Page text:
Chapter 11: 4, 7, 8, 10, 11, 12, 14, 15, 18, 20, 21, 22, 23, 24, 26, 27
Credit Risk: Individual Loan Risk
Credit Quality Problems
Types of Loans
• Commercial and Industrial Loans • Real Estate Loans • Individual (Consumer) Loans • Other Loans
Calculating the Return on a Loan
• The Contractually Promised Return on a Loan • The Expected Return on a Loan
Retail versus Wholesale Credit Decisions
• Retail • Wholesale
Measurement of Credit Risk
Default Risk Models • Qualitative Models • Quantitative Models
Appendix 11A: Credit Analysis (www.mhhe.com/saunders7e)
Appendix 11B:…show more content… 5. What are the primary characteristics of residential mortgage loans? Why does the ratio of adjustable-rate mortgages to fixed-rate mortgages in the economy vary over an interest rate cycle? When would the ratio be highest?
Residential mortgage contracts differ in size, the ratio of the loan amount to the value of the property, the maturity of the loan, the rate of interest of the loan, and whether the interest rate is fixed or adjustable. In addition, mortgage agreements differ in the amount of fees, commissions, discounts, and points that are paid by the borrower.
The ratio of adjustable-rate mortgages to fixed-rate mortgages is lowest when interest rates are low because borrowers prefer to lock in the low market rates for long periods of time. When rates are high, adjustable-rate mortgages allow borrowers the potential to realize relief from high interest rates in the future when rates decline.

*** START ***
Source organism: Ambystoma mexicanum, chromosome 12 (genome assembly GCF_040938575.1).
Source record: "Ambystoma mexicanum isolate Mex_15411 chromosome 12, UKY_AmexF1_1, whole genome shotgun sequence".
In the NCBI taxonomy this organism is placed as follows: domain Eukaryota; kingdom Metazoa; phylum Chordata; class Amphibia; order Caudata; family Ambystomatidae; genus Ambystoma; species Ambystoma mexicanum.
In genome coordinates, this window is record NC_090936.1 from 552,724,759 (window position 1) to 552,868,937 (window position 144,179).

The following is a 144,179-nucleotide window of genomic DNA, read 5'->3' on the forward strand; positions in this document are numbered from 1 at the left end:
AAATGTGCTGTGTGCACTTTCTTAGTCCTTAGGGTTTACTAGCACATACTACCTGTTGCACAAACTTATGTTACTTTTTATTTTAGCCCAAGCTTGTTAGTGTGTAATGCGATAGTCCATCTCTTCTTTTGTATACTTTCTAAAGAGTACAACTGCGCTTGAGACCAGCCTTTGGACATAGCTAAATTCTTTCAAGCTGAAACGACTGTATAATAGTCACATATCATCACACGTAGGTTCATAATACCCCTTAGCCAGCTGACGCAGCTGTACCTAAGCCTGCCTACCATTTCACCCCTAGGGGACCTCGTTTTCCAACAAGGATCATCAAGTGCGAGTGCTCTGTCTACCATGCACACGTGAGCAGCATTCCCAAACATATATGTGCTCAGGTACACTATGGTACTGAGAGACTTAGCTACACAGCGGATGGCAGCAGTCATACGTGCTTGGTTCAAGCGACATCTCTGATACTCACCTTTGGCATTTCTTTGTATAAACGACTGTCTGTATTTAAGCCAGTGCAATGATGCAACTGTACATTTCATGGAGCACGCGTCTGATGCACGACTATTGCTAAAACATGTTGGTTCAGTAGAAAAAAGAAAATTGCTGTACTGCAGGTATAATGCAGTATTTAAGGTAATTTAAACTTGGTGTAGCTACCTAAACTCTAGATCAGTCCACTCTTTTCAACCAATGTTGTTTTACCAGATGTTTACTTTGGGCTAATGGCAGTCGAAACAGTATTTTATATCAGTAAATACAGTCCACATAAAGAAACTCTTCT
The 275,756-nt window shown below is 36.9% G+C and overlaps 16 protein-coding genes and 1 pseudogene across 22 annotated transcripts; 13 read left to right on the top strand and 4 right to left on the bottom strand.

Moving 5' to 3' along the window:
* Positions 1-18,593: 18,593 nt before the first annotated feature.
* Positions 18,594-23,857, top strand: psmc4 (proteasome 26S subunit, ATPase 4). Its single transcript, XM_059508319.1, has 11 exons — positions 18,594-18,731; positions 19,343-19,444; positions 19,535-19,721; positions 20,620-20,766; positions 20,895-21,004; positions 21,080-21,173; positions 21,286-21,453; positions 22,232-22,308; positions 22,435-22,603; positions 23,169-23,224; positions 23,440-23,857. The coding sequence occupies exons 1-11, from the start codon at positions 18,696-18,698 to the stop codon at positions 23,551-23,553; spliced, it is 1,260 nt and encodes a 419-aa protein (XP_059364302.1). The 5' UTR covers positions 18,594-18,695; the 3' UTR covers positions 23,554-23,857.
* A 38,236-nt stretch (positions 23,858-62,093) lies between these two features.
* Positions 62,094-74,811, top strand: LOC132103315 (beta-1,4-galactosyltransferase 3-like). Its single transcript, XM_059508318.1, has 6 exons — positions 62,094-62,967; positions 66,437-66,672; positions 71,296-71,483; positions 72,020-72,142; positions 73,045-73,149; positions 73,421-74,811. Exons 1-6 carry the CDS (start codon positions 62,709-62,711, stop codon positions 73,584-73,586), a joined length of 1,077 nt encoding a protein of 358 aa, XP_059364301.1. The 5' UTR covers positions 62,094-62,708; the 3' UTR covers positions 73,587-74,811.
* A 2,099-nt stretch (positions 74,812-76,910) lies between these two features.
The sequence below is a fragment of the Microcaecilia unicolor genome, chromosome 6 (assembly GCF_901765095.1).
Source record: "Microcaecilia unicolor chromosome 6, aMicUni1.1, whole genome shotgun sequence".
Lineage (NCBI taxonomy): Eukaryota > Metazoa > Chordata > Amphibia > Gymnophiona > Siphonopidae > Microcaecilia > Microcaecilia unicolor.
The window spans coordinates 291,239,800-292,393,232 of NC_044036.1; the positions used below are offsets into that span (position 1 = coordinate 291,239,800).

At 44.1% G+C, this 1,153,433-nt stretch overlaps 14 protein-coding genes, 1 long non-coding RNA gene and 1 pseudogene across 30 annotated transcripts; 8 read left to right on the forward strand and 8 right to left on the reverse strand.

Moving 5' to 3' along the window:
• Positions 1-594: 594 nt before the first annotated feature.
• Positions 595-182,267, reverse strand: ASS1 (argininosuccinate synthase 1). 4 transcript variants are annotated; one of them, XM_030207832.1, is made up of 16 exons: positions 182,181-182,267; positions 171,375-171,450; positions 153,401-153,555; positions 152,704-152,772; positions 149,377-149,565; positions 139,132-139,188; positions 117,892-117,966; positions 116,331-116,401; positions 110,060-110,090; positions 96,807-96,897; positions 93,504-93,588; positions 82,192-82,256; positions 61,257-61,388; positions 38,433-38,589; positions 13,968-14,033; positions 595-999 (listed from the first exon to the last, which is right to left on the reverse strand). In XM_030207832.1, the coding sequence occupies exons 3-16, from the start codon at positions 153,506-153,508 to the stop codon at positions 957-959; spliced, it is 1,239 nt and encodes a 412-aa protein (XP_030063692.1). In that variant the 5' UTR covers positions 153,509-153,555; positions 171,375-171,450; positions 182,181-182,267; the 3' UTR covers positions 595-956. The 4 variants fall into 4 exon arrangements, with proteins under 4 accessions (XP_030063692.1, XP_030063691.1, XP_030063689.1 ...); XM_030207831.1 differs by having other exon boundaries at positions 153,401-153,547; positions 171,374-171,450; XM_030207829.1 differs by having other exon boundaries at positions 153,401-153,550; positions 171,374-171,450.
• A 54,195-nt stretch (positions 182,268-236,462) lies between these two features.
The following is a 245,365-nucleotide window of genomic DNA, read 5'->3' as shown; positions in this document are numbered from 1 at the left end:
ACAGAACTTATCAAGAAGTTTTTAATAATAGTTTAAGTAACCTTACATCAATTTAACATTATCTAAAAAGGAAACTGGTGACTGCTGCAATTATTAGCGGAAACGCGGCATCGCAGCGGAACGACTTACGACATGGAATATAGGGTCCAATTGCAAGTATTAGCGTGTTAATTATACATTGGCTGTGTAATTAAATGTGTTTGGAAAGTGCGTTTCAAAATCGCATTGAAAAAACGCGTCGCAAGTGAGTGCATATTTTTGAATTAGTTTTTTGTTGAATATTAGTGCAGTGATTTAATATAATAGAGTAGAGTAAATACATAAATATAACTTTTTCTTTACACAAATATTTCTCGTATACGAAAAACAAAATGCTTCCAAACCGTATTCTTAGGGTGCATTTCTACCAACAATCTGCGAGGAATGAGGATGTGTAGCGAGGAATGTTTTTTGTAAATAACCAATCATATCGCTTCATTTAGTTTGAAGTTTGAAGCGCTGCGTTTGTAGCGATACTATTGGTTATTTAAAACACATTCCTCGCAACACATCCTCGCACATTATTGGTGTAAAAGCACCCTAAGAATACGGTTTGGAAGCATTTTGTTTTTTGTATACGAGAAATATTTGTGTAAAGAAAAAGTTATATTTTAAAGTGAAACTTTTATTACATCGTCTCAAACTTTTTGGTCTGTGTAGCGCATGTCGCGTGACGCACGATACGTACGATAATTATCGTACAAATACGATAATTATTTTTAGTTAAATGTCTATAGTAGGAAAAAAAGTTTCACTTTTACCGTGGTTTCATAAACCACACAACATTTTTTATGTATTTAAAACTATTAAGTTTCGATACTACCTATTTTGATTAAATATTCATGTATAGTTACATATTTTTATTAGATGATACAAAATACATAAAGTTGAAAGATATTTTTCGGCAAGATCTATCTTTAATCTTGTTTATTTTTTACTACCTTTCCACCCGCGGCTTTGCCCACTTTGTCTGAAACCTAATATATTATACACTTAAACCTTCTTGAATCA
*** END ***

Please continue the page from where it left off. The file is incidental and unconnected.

6. What are the two major classes of consumer loans at U.S. banks? How do revolving loans differ from nonrevolving loans?
Consumer loans can be classified as either nonrevolving or revolving loans. Automobile loans and fixed-term personal loans usually have a maturity date at which time the loan is expected to have a zero balance, and thus they are considered to be nonrevolving loans. Revolving loans usually involve credit card debt, or similar lines of credit, and as a result the balance will